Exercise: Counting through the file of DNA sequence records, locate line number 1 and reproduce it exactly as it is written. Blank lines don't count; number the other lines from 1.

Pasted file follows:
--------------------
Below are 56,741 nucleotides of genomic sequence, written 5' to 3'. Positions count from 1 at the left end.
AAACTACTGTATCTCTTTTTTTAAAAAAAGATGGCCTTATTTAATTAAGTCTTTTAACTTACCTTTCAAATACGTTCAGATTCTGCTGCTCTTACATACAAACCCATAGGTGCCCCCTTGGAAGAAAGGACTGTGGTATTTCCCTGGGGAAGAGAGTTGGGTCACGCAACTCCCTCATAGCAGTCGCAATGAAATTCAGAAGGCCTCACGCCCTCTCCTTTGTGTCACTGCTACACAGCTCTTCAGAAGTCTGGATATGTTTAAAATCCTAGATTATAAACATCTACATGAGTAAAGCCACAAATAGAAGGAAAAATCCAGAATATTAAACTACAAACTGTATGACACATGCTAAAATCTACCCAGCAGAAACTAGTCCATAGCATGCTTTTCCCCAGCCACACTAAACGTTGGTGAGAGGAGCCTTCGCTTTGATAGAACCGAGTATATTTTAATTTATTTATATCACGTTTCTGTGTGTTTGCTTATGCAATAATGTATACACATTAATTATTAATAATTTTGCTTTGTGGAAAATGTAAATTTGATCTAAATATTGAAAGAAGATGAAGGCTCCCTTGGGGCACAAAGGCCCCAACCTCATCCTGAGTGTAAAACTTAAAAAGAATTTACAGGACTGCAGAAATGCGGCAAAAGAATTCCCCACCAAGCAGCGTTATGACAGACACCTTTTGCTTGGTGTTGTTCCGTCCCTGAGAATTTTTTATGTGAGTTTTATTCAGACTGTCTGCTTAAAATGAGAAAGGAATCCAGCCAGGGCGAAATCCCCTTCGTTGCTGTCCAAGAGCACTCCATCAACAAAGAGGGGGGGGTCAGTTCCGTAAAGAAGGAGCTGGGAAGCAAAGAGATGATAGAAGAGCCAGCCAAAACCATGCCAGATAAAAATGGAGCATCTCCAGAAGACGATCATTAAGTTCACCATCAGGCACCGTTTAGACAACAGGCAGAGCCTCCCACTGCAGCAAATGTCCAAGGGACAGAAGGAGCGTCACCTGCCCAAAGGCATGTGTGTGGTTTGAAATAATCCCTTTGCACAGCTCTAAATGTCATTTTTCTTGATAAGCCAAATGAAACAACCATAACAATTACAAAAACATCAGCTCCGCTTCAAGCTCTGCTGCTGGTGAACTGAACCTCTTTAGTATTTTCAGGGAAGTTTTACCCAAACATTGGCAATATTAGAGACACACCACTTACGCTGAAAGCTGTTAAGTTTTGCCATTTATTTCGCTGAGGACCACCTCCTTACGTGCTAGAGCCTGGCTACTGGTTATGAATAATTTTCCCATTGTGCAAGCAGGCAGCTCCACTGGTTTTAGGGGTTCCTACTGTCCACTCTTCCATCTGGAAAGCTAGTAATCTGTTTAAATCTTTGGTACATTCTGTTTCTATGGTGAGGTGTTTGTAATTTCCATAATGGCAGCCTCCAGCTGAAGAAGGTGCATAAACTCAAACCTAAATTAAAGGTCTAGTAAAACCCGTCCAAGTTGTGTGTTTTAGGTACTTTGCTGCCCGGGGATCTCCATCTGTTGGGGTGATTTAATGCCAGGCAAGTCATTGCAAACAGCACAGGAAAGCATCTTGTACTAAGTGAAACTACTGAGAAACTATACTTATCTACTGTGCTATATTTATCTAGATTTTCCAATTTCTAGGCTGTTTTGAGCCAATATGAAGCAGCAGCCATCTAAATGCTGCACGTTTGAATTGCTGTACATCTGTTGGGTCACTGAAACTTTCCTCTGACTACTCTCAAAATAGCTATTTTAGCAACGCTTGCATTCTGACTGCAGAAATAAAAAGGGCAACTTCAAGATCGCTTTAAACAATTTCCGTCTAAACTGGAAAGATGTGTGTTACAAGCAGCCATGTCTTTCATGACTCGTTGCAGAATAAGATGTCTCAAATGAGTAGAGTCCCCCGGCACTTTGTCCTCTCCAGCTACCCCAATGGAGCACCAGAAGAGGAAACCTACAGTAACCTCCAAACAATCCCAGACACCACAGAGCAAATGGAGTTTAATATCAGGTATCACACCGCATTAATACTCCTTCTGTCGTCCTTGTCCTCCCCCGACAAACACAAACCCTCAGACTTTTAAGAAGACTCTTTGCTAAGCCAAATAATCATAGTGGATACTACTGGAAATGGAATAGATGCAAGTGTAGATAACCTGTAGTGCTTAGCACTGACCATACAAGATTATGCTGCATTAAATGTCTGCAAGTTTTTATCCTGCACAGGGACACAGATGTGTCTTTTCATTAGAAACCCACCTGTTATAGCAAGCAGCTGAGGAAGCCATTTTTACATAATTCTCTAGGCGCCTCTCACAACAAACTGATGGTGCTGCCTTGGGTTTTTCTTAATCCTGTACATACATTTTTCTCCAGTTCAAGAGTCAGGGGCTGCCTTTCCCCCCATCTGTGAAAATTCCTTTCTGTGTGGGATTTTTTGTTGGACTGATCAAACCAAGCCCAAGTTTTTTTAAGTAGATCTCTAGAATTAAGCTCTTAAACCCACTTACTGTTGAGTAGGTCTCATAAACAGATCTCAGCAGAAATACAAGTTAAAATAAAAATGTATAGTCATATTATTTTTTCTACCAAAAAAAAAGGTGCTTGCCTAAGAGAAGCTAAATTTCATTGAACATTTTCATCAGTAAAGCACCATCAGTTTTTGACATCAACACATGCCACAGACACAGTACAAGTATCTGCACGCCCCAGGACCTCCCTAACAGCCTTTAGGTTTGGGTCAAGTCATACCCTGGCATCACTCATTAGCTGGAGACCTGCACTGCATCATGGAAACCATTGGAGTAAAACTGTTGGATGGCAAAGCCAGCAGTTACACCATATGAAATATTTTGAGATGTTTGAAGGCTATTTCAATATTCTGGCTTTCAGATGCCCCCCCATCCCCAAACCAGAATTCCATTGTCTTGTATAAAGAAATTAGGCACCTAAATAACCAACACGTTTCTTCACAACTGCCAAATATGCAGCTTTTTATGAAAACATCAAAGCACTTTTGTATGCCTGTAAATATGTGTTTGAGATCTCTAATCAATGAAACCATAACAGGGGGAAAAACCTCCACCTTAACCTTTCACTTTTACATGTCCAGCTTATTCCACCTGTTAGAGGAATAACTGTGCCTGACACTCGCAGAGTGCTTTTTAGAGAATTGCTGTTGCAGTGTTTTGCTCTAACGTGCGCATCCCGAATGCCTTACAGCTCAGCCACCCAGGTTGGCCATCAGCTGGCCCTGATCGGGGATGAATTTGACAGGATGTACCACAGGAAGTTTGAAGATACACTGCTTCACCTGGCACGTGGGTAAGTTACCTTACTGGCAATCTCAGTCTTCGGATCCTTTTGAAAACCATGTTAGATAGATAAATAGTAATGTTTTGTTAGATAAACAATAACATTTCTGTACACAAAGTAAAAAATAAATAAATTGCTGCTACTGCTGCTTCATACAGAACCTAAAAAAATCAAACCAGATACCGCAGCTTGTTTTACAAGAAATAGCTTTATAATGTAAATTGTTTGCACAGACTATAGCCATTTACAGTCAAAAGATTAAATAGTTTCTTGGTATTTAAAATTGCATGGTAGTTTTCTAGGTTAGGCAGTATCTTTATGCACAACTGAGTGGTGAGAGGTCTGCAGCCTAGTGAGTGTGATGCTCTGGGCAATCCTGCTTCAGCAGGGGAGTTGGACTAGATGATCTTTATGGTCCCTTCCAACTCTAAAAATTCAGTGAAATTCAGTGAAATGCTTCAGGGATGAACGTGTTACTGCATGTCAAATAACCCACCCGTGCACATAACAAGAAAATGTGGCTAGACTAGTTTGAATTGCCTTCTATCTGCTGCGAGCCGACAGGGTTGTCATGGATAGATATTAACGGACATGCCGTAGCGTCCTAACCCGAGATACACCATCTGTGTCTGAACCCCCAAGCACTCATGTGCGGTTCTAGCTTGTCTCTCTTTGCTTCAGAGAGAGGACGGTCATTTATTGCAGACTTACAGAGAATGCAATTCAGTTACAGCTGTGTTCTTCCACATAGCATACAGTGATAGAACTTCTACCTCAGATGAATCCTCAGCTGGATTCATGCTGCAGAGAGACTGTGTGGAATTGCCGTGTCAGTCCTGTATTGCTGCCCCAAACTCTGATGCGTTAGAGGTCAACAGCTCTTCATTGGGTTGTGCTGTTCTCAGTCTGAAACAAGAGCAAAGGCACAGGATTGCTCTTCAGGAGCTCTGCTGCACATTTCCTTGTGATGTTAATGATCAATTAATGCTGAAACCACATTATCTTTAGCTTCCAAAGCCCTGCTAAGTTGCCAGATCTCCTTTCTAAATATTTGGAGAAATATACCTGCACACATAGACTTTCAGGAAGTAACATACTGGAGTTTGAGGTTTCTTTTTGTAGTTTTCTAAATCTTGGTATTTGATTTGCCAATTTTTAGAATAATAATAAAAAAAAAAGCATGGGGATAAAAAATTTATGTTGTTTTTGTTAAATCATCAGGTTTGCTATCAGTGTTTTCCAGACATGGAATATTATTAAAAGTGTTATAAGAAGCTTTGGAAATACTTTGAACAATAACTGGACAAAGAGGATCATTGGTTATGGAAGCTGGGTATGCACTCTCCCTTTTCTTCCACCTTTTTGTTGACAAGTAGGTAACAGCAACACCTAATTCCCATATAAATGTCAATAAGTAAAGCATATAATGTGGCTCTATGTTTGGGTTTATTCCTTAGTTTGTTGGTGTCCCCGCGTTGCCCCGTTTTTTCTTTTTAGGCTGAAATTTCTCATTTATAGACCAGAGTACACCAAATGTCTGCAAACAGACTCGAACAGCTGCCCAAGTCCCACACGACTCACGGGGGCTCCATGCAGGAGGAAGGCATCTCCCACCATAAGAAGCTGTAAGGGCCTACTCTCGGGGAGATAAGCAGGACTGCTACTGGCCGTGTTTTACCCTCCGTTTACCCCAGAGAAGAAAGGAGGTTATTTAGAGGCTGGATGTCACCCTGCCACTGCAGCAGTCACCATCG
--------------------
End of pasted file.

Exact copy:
Below are 56,741 nucleotides of genomic sequence, written 5' to 3'. Positions count from 1 at the left end.